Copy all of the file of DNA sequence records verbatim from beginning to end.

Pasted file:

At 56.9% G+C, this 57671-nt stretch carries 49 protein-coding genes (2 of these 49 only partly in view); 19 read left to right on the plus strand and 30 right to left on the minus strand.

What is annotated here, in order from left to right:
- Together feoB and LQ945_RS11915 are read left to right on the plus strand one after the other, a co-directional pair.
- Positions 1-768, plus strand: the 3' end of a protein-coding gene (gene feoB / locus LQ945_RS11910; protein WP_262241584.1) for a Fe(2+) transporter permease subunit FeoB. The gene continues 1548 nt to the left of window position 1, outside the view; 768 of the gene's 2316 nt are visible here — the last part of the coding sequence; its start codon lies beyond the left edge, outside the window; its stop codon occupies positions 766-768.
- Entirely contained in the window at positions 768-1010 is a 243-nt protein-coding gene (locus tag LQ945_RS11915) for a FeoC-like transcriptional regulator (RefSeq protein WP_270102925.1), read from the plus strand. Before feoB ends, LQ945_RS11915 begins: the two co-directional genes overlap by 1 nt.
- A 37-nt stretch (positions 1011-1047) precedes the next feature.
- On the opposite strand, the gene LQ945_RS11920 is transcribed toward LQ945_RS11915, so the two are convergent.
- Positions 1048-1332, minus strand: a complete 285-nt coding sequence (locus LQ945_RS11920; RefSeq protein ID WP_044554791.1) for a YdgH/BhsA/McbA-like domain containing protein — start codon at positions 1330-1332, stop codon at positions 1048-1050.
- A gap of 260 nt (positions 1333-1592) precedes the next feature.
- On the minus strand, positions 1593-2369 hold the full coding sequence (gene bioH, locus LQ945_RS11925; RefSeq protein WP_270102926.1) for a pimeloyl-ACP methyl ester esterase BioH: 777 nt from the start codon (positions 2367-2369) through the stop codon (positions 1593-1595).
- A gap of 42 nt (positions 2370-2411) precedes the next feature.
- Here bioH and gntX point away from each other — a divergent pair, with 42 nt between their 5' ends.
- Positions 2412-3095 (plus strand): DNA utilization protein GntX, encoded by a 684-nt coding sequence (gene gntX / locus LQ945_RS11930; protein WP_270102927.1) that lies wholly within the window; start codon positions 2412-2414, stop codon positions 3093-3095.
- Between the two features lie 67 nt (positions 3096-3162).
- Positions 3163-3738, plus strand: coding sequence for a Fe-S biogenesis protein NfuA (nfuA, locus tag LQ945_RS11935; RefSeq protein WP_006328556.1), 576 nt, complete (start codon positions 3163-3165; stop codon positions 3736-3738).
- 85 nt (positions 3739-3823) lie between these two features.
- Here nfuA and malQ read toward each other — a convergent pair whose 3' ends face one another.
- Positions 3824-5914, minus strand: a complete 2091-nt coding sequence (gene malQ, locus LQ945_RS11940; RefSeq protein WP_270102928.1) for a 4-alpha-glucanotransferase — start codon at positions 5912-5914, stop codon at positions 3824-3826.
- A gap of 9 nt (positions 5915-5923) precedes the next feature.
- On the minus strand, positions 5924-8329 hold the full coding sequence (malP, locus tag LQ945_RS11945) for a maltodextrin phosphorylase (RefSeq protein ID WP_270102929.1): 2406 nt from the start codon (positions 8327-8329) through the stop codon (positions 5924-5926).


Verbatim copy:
At 56.9% G+C, this 57671-nt stretch carries 49 protein-coding genes (2 of these 49 only partly in view); 19 read left to right on the plus strand and 30 right to left on the minus strand.

What is annotated here, in order from left to right:
- Together feoB and LQ945_RS11915 are read left to right on the plus strand one after the other, a co-directional pair.
- Positions 1-768, plus strand: the 3' end of a protein-coding gene (gene feoB / locus LQ945_RS11910; protein WP_262241584.1) for a Fe(2+) transporter permease subunit FeoB. The gene continues 1548 nt to the left of window position 1, outside the view; 768 of the gene's 2316 nt are visible here — the last part of the coding sequence; its start codon lies beyond the left edge, outside the window; its stop codon occupies positions 766-768.
- Entirely contained in the window at positions 768-1010 is a 243-nt protein-coding gene (locus tag LQ945_RS11915) for a FeoC-like transcriptional regulator (RefSeq protein WP_270102925.1), read from the plus strand. Before feoB ends, LQ945_RS11915 begins: the two co-directional genes overlap by 1 nt.
- A 37-nt stretch (positions 1011-1047) precedes the next feature.
- On the opposite strand, the gene LQ945_RS11920 is transcribed toward LQ945_RS11915, so the two are convergent.
- Positions 1048-1332, minus strand: a complete 285-nt coding sequence (locus LQ945_RS11920; RefSeq protein ID WP_044554791.1) for a YdgH/BhsA/McbA-like domain containing protein — start codon at positions 1330-1332, stop codon at positions 1048-1050.
- A gap of 260 nt (positions 1333-1592) precedes the next feature.
- On the minus strand, positions 1593-2369 hold the full coding sequence (gene bioH, locus LQ945_RS11925; RefSeq protein WP_270102926.1) for a pimeloyl-ACP methyl ester esterase BioH: 777 nt from the start codon (positions 2367-2369) through the stop codon (positions 1593-1595).
- A gap of 42 nt (positions 2370-2411) precedes the next feature.
- Here bioH and gntX point away from each other — a divergent pair, with 42 nt between their 5' ends.
- Positions 2412-3095 (plus strand): DNA utilization protein GntX, encoded by a 684-nt coding sequence (gene gntX / locus LQ945_RS11930; protein WP_270102927.1) that lies wholly within the window; start codon positions 2412-2414, stop codon positions 3093-3095.
- Between the two features lie 67 nt (positions 3096-3162).
- Positions 3163-3738, plus strand: coding sequence for a Fe-S biogenesis protein NfuA (nfuA, locus tag LQ945_RS11935; RefSeq protein WP_006328556.1), 576 nt, complete (start codon positions 3163-3165; stop codon positions 3736-3738).
- 85 nt (positions 3739-3823) lie between these two features.
- Here nfuA and malQ read toward each other — a convergent pair whose 3' ends face one another.
- Positions 3824-5914, minus strand: a complete 2091-nt coding sequence (gene malQ, locus LQ945_RS11940; RefSeq protein WP_270102928.1) for a 4-alpha-glucanotransferase — start codon at positions 5912-5914, stop codon at positions 3824-3826.
- A gap of 9 nt (positions 5915-5923) precedes the next feature.
- On the minus strand, positions 5924-8329 hold the full coding sequence (malP, locus tag LQ945_RS11945) for a maltodextrin phosphorylase (RefSeq protein ID WP_270102929.1): 2406 nt from the start codon (positions 8327-8329) through the stop codon (positions 5924-5926).